It is the week before the last week of school, just a few days until we get down to the serious business of deciding who passes and who fails. As always, both students and teachers are sick of it all, ready to be done with the tests and go home a week early. This would solve a lot of problems – papers to grade, whiny kids, water balloons, and whatever else bored teenagers can dream up.
But we have been commanded to wait. If we give finals early, we will have more food fights, more water balloons, more flip-flops being worn against dress code. (Why do they even make rules about flip-flops? Those who make such decisions have bigger things to worry about that what kids are wearing on their feet.) We will have less academic seriousness, fewer students highly educated and ready for life in the 21st century.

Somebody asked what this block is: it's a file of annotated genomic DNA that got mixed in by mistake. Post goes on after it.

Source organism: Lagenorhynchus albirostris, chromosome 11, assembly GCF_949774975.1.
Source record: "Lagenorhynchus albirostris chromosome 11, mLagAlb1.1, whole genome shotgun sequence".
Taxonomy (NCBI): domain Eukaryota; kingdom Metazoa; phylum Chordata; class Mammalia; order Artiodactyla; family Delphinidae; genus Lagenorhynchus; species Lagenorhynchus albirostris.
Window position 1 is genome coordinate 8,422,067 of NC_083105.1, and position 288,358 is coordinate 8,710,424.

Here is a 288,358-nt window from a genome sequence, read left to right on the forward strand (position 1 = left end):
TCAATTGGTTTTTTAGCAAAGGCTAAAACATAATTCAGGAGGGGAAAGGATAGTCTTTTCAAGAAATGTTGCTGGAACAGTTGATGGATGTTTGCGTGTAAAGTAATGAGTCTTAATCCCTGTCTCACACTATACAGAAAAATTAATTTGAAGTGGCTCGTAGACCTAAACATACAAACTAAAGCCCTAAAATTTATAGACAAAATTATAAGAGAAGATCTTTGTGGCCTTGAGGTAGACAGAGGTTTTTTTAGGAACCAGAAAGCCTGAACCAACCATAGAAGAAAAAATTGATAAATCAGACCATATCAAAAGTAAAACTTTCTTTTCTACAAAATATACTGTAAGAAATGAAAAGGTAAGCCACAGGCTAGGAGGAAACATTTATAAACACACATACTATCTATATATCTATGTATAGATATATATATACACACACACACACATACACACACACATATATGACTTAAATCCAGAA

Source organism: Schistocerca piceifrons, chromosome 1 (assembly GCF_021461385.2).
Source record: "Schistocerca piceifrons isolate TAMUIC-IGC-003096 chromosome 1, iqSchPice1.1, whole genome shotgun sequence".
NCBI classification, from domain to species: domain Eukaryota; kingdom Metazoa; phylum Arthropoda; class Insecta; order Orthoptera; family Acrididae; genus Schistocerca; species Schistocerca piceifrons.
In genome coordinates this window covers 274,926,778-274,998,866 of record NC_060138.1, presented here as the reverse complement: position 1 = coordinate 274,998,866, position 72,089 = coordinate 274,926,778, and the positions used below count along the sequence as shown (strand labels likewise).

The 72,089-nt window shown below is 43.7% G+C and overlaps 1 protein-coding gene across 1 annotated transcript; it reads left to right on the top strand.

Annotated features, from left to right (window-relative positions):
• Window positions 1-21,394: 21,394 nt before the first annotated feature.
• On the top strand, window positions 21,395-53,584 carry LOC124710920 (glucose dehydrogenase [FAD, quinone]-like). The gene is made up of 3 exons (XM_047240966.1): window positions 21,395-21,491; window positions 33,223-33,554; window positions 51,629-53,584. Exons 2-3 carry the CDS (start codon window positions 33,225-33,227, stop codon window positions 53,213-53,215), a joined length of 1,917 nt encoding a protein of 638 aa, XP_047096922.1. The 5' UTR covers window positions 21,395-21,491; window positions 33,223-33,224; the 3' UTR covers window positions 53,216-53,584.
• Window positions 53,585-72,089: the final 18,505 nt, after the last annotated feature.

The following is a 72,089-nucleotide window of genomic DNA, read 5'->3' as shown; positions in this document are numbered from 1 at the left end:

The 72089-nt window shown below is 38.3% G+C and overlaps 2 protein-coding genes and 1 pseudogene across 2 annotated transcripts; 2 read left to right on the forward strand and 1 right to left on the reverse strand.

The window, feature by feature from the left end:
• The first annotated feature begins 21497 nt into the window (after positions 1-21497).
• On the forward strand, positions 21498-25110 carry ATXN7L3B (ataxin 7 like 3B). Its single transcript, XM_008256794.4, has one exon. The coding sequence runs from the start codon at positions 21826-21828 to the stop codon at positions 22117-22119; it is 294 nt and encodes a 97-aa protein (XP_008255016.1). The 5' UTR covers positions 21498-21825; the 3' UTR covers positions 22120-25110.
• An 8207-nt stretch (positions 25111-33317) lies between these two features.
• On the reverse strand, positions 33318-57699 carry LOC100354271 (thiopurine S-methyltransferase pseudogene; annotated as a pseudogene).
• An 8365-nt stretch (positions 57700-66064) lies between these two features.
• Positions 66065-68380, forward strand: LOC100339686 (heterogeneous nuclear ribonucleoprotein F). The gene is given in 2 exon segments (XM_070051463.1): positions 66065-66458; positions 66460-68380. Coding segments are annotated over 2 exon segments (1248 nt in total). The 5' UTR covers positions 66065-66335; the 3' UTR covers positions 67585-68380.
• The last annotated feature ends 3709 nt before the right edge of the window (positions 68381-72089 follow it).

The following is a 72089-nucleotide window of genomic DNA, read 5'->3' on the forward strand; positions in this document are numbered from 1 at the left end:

Why is it that kids never want to learn anything new the week before the most important grades of the year? They should be working their buns off, knowing that summer break is almost here. Instead, they say, “Can we have a free day?” or “Can we play a game?”
Why do I even bother to try to teach?
Teenagers never want to work. Mondays are out; they’re too tired from the weekend. More